Culturally Sensitive Counseling, In and Out of Jail, Shows Promise in Navajo Area

Evaluation of a drunk driving prevention program for first offenders

Investigators at the University of New Mexico (UNM) studied the effectiveness of the San Juan County DWI Facility to deter drunken driving in San Juan County, N.M.

The study evaluated the facility as a sentencing option for first-time offenders, as well as the effect of adding a Victim Impact Panel (VIP), where offenders hear about the experience of victims of someone else's, or their own, drinking and driving.

San Juan County had the highest frequency of DWI (driving while intoxicated) offenses in the state and had the second-highest rate of alcohol-related vehicle fatalities in the United States.

Key Findings

The San Juan County DWI facility, which was started in 1994, incarcerates offenders for 28 days. During that time, offenders participate in various assessment and treatment activities, and they then enter a two-month aftercare period of regular alcohol intervention components. Many elements of the program have been modified to be culturally sensitive to the 70 percent Navajo client population.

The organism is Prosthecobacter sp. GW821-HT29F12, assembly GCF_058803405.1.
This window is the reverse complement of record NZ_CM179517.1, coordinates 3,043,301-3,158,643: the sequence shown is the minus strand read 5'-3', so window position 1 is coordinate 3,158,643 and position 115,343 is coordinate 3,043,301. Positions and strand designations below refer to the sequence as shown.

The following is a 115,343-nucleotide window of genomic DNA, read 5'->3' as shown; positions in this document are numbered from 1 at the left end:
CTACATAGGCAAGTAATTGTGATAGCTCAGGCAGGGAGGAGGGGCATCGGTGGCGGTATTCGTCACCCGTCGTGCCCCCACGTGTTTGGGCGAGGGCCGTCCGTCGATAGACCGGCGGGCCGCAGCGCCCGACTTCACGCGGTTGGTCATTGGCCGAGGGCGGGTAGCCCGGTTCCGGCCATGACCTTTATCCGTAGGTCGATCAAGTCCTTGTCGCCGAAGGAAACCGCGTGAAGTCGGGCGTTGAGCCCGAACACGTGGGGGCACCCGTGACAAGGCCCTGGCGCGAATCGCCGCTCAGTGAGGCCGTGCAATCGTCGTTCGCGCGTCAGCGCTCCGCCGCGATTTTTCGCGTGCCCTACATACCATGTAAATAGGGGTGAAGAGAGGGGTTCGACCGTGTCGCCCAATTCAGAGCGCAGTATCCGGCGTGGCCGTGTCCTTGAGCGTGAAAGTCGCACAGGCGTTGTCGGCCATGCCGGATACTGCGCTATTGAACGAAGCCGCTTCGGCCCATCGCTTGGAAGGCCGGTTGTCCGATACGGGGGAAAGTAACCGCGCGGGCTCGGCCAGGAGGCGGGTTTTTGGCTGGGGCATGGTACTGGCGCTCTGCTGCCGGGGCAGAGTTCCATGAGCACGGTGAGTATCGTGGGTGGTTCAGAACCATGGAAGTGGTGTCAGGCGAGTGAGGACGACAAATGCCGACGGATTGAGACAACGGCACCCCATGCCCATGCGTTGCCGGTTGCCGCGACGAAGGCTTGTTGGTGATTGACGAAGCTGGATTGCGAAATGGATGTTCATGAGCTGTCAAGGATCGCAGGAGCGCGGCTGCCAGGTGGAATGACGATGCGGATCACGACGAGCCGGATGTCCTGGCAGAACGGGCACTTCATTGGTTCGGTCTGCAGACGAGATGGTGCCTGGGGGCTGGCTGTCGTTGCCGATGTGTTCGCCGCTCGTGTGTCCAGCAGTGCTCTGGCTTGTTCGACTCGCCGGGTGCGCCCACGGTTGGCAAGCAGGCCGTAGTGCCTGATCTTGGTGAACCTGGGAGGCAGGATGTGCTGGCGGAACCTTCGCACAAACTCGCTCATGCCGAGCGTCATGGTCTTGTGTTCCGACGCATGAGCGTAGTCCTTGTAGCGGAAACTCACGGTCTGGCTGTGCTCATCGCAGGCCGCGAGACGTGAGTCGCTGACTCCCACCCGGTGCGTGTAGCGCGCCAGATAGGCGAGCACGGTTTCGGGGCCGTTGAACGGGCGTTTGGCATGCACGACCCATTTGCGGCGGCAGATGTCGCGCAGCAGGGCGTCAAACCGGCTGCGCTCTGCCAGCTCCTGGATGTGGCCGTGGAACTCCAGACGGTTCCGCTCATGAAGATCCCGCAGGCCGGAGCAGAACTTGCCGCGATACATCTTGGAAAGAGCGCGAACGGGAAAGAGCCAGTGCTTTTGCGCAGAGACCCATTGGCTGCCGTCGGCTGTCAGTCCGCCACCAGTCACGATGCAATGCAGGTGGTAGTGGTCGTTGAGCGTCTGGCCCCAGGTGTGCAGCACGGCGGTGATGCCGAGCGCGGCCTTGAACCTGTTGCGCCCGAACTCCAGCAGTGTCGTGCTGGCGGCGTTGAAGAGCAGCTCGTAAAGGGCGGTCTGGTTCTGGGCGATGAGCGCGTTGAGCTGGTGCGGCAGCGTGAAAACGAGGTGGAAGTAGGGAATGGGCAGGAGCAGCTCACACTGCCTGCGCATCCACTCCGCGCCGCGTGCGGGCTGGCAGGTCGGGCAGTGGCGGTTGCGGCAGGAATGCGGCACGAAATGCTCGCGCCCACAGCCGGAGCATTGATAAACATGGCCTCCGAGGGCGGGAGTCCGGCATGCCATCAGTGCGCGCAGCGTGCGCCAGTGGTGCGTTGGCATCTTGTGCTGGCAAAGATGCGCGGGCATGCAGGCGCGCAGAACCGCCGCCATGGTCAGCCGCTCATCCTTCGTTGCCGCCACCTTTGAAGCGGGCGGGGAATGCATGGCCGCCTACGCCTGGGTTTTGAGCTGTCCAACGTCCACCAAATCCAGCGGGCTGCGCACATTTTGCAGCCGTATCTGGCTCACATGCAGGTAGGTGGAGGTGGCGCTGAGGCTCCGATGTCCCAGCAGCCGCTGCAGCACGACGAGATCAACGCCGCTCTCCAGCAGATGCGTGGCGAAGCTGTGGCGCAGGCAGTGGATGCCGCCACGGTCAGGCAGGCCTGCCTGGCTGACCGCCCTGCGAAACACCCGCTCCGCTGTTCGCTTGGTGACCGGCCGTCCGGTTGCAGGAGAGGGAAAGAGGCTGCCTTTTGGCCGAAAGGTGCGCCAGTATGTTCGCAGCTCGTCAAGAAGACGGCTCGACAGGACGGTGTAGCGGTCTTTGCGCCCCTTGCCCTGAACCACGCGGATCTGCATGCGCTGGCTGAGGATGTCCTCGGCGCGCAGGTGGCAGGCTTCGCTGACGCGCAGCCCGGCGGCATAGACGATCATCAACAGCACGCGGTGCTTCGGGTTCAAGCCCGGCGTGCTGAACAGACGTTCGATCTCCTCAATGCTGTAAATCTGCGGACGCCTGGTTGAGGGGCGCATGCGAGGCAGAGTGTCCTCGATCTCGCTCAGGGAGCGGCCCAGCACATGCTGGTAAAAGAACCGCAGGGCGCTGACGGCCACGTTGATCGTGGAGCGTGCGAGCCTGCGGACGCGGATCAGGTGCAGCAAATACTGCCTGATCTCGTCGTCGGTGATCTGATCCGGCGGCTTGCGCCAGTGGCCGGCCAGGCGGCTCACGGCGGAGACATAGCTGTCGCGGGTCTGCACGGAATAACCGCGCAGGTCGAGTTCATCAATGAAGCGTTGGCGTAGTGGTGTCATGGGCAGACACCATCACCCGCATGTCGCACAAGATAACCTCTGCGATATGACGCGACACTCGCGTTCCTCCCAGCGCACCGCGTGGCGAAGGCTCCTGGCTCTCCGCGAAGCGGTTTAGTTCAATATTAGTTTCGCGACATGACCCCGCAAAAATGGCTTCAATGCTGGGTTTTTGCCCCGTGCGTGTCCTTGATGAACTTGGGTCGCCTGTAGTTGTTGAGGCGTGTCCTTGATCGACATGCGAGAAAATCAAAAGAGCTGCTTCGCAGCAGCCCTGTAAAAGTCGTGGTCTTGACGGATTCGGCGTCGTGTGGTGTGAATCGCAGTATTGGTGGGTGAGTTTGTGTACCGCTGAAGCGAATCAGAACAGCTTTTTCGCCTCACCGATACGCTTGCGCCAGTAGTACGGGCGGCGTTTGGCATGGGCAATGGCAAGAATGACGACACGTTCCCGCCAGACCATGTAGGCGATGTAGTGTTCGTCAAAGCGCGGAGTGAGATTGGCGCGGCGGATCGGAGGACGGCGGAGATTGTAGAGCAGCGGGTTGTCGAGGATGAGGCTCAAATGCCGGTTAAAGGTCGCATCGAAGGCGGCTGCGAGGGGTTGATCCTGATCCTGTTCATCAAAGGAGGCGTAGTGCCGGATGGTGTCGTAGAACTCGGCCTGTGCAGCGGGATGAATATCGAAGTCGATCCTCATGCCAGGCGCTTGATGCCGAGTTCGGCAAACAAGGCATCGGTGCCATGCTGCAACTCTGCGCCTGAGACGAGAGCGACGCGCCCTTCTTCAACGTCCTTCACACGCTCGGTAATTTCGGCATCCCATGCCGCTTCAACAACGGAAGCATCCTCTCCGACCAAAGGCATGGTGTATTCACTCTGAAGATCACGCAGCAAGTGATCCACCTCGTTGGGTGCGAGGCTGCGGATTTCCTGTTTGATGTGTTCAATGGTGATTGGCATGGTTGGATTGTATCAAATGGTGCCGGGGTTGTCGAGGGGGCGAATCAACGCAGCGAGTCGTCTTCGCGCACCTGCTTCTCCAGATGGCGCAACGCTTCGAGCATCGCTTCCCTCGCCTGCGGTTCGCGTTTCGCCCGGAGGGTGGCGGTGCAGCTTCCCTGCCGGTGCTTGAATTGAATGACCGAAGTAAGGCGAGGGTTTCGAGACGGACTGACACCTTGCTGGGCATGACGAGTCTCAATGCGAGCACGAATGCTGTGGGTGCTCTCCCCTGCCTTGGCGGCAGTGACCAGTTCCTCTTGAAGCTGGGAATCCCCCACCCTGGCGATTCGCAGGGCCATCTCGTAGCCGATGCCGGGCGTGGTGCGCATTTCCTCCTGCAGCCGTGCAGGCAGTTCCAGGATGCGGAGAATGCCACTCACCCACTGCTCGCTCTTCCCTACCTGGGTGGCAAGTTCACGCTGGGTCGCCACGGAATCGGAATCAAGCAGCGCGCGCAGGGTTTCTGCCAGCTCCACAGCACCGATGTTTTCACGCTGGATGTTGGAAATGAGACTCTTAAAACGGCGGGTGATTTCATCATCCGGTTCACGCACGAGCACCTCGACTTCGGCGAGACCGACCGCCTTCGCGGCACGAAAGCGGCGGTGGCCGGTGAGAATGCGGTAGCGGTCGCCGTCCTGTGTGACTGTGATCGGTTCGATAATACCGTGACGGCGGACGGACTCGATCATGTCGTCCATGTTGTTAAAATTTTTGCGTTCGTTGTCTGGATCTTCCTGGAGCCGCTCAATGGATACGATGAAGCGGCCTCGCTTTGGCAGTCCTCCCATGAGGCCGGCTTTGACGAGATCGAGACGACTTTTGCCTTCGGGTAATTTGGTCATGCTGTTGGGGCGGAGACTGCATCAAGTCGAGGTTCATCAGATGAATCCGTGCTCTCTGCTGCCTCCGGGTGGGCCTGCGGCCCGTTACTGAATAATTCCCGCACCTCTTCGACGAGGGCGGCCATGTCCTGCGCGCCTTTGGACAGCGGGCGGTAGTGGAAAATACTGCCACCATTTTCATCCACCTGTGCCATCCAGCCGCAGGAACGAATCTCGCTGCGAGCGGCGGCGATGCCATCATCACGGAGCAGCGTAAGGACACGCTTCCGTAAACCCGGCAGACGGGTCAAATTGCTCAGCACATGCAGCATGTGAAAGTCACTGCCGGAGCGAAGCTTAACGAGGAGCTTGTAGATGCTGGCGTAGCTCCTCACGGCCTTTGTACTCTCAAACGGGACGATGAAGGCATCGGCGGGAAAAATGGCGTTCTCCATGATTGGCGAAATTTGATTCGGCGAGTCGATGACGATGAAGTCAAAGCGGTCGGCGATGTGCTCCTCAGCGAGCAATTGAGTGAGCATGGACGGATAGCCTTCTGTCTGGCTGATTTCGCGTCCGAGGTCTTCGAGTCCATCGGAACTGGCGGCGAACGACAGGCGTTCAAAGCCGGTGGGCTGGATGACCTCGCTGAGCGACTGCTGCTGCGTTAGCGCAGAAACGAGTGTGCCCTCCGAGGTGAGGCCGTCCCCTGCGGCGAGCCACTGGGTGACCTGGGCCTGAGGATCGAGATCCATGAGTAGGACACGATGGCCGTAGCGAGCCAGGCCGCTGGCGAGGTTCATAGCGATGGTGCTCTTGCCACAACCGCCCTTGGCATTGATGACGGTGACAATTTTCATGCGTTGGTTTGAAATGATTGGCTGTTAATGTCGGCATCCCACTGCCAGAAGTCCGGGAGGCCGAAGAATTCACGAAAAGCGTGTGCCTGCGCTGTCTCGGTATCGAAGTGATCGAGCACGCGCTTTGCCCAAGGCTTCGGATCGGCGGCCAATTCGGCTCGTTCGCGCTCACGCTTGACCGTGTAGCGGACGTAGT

• An analyses of traffic safety data strongly indicated that the program deterred further drinking and driving. For those who were not part of the treatment group, the probability of being rearrested was significantly greater; the magnitude of difference was approximately 18 percent.
  • Results from the pretest and the follow-up posttests show that the SJC-DWI program also changed participants' perceptions about drinking and driving and their future intentions concerning it.
  • The Victim Impact Panel component did not contribute to the overall impact of the program. Among program participants, there were no differences between VIP and non-VIP groups.

Funding

The Robert Wood Johnson Foundation (RWJF) provided a grant of $50,000 to support this work from October 1996 to March 1999.